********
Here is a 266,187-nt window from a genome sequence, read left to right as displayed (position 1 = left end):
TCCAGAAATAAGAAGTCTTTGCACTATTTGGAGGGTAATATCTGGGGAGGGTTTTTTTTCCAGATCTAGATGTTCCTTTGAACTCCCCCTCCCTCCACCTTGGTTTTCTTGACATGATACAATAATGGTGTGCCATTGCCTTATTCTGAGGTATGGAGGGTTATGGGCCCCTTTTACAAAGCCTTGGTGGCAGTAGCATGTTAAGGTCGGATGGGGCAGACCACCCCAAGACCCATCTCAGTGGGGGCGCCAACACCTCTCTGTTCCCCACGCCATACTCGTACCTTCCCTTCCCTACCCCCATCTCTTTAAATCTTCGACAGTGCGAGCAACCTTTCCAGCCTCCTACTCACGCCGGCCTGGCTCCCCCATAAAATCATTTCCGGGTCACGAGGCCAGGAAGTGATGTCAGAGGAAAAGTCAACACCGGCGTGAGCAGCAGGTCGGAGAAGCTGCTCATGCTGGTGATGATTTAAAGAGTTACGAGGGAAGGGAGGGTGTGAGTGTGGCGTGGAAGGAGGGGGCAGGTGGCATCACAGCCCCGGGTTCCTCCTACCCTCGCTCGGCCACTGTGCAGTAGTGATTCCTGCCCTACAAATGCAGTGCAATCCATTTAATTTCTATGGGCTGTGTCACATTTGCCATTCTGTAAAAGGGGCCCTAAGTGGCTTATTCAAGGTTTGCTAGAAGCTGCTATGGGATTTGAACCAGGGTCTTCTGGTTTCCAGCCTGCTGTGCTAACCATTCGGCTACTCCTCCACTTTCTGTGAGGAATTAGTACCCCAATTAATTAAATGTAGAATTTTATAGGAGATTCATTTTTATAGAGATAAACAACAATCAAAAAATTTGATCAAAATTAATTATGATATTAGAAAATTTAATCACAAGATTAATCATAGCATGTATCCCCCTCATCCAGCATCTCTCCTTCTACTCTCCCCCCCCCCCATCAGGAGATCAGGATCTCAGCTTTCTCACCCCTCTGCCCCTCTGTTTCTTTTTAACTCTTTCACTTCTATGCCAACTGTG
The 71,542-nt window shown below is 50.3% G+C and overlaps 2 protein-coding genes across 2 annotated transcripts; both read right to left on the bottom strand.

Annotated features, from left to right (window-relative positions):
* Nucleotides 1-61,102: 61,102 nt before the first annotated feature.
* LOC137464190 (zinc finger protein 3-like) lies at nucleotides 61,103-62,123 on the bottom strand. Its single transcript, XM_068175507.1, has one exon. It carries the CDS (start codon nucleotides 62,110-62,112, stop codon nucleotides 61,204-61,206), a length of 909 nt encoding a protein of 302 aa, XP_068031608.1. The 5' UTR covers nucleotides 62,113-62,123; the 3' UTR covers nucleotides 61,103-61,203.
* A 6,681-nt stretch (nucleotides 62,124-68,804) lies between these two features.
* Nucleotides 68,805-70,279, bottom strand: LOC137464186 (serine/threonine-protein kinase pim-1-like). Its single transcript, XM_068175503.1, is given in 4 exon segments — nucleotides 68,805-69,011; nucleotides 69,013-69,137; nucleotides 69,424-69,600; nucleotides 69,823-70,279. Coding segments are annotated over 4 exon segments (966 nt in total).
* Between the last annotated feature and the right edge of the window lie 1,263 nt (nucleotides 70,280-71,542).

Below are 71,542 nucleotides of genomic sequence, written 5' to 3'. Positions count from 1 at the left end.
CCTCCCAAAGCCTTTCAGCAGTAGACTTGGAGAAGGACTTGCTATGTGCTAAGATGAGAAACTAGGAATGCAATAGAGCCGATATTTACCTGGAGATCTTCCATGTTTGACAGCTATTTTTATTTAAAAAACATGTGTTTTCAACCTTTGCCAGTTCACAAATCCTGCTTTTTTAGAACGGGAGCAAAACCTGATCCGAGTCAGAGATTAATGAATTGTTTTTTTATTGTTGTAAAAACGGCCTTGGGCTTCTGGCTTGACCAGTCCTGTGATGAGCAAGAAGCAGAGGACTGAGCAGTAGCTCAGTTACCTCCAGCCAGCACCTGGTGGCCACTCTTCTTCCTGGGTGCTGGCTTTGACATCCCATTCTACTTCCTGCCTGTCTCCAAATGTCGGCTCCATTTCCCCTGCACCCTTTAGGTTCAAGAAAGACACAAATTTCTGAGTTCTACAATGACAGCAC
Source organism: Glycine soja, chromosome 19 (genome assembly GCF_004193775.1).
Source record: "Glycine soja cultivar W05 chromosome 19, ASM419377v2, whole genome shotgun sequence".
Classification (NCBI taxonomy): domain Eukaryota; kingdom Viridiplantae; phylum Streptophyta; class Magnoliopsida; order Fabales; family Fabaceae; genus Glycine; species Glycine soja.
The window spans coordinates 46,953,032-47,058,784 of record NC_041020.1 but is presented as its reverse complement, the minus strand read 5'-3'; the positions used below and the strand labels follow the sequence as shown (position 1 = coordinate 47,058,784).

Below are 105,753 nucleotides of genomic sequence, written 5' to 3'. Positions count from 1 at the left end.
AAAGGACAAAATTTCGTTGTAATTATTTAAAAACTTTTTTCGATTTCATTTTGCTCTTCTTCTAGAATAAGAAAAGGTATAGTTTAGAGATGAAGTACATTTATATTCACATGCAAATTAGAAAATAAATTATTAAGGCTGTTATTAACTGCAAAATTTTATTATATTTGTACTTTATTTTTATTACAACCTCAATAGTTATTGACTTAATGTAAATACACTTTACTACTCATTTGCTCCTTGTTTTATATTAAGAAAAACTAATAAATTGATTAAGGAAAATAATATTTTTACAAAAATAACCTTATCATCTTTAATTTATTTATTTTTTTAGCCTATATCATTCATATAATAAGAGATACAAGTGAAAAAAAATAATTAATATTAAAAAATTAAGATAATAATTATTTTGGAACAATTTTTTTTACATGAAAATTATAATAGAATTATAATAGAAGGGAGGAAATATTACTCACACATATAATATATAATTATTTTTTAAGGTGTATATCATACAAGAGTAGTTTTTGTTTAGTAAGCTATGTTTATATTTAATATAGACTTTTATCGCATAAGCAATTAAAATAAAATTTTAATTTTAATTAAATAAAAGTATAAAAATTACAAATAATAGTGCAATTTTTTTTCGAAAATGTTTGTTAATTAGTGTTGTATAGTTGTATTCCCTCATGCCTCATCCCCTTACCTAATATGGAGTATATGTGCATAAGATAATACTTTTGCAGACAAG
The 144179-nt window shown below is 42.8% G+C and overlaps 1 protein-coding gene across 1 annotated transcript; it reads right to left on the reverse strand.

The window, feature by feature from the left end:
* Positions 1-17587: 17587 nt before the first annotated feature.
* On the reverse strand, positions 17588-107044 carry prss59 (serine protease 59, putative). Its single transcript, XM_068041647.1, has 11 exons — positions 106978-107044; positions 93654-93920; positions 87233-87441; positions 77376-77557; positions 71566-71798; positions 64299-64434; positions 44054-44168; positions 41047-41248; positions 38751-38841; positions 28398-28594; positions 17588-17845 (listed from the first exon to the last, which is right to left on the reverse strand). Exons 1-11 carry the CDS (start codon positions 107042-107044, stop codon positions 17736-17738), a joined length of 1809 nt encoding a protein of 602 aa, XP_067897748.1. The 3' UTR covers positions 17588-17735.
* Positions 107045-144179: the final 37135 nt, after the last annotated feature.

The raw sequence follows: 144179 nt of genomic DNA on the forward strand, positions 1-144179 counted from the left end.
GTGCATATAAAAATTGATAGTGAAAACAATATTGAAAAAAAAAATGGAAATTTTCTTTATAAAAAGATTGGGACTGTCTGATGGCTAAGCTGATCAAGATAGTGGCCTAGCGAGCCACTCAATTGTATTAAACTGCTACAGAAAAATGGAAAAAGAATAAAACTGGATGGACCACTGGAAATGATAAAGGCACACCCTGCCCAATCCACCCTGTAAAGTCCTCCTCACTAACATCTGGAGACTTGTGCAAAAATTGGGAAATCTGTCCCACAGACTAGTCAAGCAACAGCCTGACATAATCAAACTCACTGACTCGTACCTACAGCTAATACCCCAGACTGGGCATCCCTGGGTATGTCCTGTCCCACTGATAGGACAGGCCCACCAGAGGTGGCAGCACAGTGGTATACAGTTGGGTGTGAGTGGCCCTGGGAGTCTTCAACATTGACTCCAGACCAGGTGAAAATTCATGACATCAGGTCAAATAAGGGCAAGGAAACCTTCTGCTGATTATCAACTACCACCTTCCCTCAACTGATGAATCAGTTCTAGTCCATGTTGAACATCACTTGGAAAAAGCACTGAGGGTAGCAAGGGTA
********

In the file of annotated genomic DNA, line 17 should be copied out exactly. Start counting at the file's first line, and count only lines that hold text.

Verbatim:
AAAGGACAAAATTTCGTTGTAATTATTTAAAAACTTTTTTCGATTTCATTTTGCTCTTCTTCTAGAATAAGAAAAGGTATAGTTTAGAGATGAAGTACATTTATATTCACATGCAAATTAGAAAATAAATTATTAAGGCTGTTATTAACTGCAAAATTTTATTATATTTGTACTTTATTTTTATTACAACCTCAATAGTTATTGACTTAATGTAAATACACTTTACTACTCATTTGCTCCTTGTTTTATATTAAGAAAAACTAATAAATTGATTAAGGAAAATAATATTTTTACAAAAATAACCTTATCATCTTTAATTTATTTATTTTTTTAGCCTATATCATTCATATAATAAGAGATACAAGTGAAAAAAAATAATTAATATTAAAAAATTAAGATAATAATTATTTTGGAACAATTTTTTTTACATGAAAATTATAATAGAATTATAATAGAAGGGAGGAAATATTACTCACACATATAATATATAATTATTTTTTAAGGTGTATATCATACAAGAGTAGTTTTTGTTTAGTAAGCTATGTTTATATTTAATATAGACTTTTATCGCATAAGCAATTAAAATAAAATTTTAATTTTAATTAAATAAAAGTATAAAAATTACAAATAATAGTGCAATTTTTTTTCGAAAATGTTTGTTAATTAGTGTTGTATAGTTGTATTCCCTCATGCCTCATCCCCTTACCTAATATGGAGTATATGTGCATAAGATAATACTTTTGCAGACAAG